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    The Quote Of The Week - Physics Analysis Organization
    By Tommaso Dorigo | December 19th 2013 04:10 AM | 6 comments | Print | E-mail | Track Comments
    About Tommaso

    I am an experimental particle physicist working with the CMS experiment at CERN. In my spare time I play chess, abuse the piano, and aim my dobson...

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    "The senior signs the paper, the post-doc thinks, and the grad student executes"

    F.S., explaining how the typical nucleus of analysis group in HEP works.

    Comments

    Sounds about right. That was the line-up on the paper I co-authored as a graduate student. The other two were generous enough to make me Senior Author, although my contribution was definitely less than 1/3rd. I didn't think they were so generous when I was immersed in the proof-reading, though!

    Regards,
    David Perkin.

    Mr T- comments closed on your book thread. I would ask, are you sure that you need a US agent (I assume you mean publisher)? If you are confident in your editorial skills (or ability to find competent proof readers/critics) I would suggest you consider going the self-publish route. All that a traditional publisher will add for you is publicity, however you already have a pretty large publicity machine right here. A traditional publisher will also keep a far larger share of the profits.

    Using a printer such as LIghtning Source, you can distribute directly to Amazon, B&N, etc at a discount of your choice (generally beginning at 25%). Be aware, to get your title in a traditional bricks and mortar (in the US at least) you will need to offer approximately a 50% discount to list as well as accept returns. For that reason, most authors stick to the lower discount and no returns. For a 300 page softcover, the production cost is about $4.75 for b&w and $9 ish for hard cover. (I know this as I have a title in print through LS).

    The quality is excellent and frankly is better than some books I've pulled off the shelf in traditional book stores. My text was written using LaTeX and output to pdf in the appropriate page size. That was easy. The harder part is getting a good quality cover image - color and print is far more complex than most people realize! Feel free to contact me by email if you would like any additional info.

    Hank
    I think a publisher has value beyond publicity because, really, their publicity won't be that great. They have a canned list of 200 people they will want to send things to and he does have a better list on his blog.

    What they do offer beyond publicity is calibration - and we all understand the value of calibration. If someone is willing to pay you for the book, it is a good book. If they are not, it either forces you to persevere despite that or maybe optimize it so it's more appealing. Publishers want to sell books to their audience and they need to make money doing it. They buy smartly. So a publisher contract is validation. Without a publisher, you are in a group of a million other people self-publishing. On a second book, sure, a writer knows what works.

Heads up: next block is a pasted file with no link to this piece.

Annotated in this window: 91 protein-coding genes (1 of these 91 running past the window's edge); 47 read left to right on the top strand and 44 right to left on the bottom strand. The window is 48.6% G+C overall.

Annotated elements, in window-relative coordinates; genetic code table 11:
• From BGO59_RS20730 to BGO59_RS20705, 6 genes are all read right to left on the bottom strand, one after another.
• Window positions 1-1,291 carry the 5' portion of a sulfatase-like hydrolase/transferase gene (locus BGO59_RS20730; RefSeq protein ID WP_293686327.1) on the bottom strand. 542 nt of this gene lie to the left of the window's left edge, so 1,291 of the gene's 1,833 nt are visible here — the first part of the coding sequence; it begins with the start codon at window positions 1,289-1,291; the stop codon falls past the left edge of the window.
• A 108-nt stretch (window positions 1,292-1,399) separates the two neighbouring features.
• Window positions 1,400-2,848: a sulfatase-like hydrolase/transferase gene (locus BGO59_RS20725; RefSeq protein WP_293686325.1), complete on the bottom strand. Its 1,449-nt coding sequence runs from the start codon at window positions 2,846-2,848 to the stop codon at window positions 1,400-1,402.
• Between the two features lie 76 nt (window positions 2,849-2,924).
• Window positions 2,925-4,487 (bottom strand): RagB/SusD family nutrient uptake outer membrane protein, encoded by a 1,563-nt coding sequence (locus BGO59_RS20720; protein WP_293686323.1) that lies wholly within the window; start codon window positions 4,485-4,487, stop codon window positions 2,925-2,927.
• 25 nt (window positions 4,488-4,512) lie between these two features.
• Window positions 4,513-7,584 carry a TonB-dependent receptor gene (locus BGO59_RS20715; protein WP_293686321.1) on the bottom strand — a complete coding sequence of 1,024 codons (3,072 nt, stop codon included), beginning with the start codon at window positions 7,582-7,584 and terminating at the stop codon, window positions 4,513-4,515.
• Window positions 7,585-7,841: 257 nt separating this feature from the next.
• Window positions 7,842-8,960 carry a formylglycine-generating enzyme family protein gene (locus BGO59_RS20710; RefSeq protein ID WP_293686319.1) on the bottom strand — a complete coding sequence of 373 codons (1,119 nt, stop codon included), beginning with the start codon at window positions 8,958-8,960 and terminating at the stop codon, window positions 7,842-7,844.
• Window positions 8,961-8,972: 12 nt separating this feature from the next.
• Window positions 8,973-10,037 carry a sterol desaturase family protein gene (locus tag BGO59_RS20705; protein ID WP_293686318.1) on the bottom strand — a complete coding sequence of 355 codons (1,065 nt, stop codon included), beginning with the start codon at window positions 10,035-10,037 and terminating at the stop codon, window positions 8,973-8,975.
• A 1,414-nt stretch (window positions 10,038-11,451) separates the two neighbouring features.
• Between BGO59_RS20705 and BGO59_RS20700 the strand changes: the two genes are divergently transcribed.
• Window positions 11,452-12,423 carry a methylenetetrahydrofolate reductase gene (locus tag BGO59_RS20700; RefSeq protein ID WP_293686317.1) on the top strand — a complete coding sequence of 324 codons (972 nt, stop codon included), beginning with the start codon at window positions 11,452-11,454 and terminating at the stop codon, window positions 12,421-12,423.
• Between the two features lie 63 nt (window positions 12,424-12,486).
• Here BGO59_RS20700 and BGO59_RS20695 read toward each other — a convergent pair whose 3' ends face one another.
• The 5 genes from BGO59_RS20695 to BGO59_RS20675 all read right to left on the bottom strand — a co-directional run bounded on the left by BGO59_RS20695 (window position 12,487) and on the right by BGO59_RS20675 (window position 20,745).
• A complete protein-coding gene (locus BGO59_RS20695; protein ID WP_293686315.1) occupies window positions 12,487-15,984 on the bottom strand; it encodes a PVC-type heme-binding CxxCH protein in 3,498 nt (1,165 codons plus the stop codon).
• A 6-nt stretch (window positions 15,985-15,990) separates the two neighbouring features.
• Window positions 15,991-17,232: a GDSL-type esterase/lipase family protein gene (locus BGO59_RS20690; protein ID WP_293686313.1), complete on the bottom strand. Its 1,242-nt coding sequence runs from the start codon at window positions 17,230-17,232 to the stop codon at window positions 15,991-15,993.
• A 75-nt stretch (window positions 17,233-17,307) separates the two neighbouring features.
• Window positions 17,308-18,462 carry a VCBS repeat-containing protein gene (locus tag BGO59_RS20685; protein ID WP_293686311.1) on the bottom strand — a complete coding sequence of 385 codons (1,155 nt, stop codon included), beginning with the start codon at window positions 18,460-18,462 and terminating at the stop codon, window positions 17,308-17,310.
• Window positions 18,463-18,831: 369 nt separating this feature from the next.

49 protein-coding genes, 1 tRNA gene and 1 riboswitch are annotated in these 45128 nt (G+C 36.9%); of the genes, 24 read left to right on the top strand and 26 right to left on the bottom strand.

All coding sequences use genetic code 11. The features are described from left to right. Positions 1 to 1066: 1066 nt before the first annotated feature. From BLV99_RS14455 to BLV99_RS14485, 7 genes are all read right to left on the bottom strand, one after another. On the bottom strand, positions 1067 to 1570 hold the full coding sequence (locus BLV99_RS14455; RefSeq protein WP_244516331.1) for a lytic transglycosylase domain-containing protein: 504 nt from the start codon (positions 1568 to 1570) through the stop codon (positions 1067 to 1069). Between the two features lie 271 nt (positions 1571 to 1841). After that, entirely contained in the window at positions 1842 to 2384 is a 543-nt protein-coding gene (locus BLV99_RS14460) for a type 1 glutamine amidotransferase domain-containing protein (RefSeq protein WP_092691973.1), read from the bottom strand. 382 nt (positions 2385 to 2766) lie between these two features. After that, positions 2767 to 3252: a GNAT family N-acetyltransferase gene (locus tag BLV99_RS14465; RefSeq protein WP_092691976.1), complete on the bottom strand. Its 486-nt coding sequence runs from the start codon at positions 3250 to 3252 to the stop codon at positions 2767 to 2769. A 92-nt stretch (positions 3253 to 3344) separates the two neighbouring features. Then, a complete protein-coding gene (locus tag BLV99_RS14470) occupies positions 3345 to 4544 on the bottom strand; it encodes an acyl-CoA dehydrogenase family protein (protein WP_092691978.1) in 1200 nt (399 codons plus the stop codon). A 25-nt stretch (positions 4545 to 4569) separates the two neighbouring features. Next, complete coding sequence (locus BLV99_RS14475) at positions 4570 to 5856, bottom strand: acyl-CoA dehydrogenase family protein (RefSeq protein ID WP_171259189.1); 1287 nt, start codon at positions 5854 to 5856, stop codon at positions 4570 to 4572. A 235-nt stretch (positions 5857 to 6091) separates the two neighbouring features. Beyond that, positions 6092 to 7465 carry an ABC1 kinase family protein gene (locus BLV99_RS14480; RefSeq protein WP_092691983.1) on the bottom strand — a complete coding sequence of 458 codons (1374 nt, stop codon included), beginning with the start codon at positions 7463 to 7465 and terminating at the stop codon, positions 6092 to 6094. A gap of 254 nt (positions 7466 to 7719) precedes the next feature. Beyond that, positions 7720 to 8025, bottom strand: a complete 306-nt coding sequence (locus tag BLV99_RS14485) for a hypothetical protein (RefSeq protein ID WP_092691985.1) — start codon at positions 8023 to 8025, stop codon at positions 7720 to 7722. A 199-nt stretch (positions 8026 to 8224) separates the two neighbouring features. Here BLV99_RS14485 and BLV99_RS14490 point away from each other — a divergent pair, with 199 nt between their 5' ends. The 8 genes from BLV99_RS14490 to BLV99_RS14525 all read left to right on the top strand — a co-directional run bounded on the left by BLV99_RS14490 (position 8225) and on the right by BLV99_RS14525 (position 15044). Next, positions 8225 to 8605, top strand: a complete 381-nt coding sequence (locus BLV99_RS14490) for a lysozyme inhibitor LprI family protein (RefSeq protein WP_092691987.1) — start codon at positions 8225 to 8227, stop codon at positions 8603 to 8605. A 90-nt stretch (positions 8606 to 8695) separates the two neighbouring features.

There is also the issue of the advance. To self-publish you have to write the whole thing. A publisher is paying you to write it.
    Hank - I think you overstate 'calibration' - there are many, many (most?) books put in print by recognized publishers which are simply trash but that they believe they can turn a profit. Just like any other good or service, we can all scratch our head and wonder why some people pay for it but they do.

    I also think you overstate (indirectly) the value of having a mainstream publishing house behind your title. When was the last time you look at who published a book? I really doubt many people look. In this age of on-line buying (its only a matter of time before Barnes and Noble closes up as the last big retailer) most people search on keywords - subject/author or by category.

    As to up front money - yes that would be a plus but as many authors have "regular" jobs in the end I'm not sure it matters if you are paid on the front side or backside.

    The two real advantages big publishers have is a) editorial staff and b) publicity machines (including better access to reviewers). But as I originally said, if one is already well known and popular, (b) can pretty much take care of itself.

    dorigo
    Thank you for your suggestion, AS - but I do prefer to try and reach more people than to gamble on it - money is important but not the only thing. Also, I do not have the 20-40k US$ needed to invest in the endeavour.

    Cheers,
    T.
    T - thats fine, though I do think you would reach many people on your own (look at the success of your blog here). Of course, if you have a publisher willing to throw a big pile of money at you ... :)

    Just in case others who are considering writing read these comments - $20-40K to market is quite high side. Editorial services run roughly $50/hr and cover layouts on the order of $600. The setup related to production, including ISBN's runs about $350. Depending on one's access to graduate students in the English department, total costs can be kept pretty low if the author does at couple passes over the manuscript before turning it over to an editor. The biggest problem most authors will have is exposure/publicity and picking a subject which has enough reader interest.

    I forgot to mention in my reply to Hank, I did my publishing through a corporation I started (free to incorporate) so my title does show up with a non-individual listed as publisher. And you shoudl see my legal disclaimer!